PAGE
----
— Bignall Jones 1955

In 1959, Hodges pardoned two young African-American boys and had them released from the state reformatory, where they had been sentenced until age 21. A range of activists, civil rights organizations, Eleanor Roosevelt and President Eisenhower, in addition to the international press, had pressured him for clemency in the flawed Kissing Case. It developed due to racism in the town of Monroe, North Carolina, where the boys had been convicted of rape because they kissed a white girl their age. Many injustices were committed against the children, who were freed after three months in the reformatory.[6]:118 [7] Former First Lady Eleanor Roosevelt "led an international campaign on their behalf."[6]:118[8]:118

Later years[edit]

He died on October 6, 1974, in Chapel Hill, North Carolina, and is buried at the Overlook Cemetery in Eden, North Carolina. A monument was erected in his honor near a water fountain in Eden's Freedom Park.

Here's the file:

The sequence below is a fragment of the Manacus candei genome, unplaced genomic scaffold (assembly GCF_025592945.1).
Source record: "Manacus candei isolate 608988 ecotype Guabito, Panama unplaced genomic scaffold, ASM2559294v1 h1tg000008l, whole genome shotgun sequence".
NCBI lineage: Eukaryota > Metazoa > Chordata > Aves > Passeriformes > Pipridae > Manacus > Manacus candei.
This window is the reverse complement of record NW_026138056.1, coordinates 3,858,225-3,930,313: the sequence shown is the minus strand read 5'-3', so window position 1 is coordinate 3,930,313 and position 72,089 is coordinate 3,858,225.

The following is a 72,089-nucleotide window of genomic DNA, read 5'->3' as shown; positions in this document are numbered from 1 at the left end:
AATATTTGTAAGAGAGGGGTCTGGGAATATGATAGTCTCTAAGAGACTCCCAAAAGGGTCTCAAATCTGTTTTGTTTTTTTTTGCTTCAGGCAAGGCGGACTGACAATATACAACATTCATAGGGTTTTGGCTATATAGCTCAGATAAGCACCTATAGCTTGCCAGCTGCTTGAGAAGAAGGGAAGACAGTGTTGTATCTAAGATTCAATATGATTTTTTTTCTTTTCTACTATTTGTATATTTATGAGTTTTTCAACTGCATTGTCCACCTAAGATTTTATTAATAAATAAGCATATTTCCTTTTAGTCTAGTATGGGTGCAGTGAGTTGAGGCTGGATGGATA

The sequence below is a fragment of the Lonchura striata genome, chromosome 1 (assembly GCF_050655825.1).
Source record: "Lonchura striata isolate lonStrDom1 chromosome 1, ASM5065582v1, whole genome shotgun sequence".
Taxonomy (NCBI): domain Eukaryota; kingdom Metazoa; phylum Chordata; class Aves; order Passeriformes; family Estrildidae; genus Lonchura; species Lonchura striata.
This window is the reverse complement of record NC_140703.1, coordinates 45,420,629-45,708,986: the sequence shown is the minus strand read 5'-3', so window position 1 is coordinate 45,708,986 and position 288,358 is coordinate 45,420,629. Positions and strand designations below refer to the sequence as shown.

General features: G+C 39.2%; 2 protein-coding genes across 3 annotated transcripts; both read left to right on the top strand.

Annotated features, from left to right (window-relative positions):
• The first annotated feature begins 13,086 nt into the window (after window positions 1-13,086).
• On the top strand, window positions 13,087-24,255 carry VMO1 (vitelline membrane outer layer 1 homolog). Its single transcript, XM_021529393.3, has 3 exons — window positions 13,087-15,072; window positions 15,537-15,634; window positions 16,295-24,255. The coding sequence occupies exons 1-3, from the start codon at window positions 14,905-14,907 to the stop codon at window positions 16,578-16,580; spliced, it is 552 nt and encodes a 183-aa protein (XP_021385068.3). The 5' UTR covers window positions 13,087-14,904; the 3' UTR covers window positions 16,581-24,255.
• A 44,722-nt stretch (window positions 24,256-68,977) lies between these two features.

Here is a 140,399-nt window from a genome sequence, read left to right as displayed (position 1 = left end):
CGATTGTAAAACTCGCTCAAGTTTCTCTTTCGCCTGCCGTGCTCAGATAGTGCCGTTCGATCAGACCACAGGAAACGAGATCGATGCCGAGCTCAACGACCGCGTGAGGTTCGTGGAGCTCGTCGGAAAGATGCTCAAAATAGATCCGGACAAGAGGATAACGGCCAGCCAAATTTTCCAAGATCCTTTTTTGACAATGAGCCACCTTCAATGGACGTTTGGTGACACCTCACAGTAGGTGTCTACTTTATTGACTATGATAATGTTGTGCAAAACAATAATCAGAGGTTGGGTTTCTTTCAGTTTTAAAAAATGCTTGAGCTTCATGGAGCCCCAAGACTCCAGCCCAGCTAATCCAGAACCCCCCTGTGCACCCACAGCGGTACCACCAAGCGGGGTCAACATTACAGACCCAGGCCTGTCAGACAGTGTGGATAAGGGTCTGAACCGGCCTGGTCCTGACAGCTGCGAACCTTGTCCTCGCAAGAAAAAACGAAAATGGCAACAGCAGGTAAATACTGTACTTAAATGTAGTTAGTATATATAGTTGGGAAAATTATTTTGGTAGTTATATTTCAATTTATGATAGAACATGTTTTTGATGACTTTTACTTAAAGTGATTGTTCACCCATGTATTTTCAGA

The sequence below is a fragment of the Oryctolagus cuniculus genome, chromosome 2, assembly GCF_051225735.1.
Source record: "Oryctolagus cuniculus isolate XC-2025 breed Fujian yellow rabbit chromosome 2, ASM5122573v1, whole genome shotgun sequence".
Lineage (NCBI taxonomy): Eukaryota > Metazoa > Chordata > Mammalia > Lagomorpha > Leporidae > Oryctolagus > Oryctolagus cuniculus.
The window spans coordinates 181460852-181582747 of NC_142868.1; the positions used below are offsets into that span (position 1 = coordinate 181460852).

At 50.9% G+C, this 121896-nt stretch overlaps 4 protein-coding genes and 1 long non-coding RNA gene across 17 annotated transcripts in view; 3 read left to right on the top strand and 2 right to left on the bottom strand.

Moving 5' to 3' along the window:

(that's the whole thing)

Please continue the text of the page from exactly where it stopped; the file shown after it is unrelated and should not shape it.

Legacy[edit]

Hodges's son, Luther H. Hodges, Jr., was a prominent banking executive and United States Deputy Secretary of Commerce.

References[edit]

  1. ^ Lawrence Kestenbaum, ed. (nd), "Hodges, Luther Hartwell (1898-1974) — also known as Luther H. Hodges", Political Graveyard, retrieved January 19, 2017 
  2. ^ NNDB
  3. ^ "Gallery of past presidents". Rotary International. Retrieved 22 December 2011. 
  4. ^ a b Bignall Jones (April 2, 1955), "Only one way to maintain schools", The Warren Record, Warrenton, North Carolina: Hodges Papers. Box 21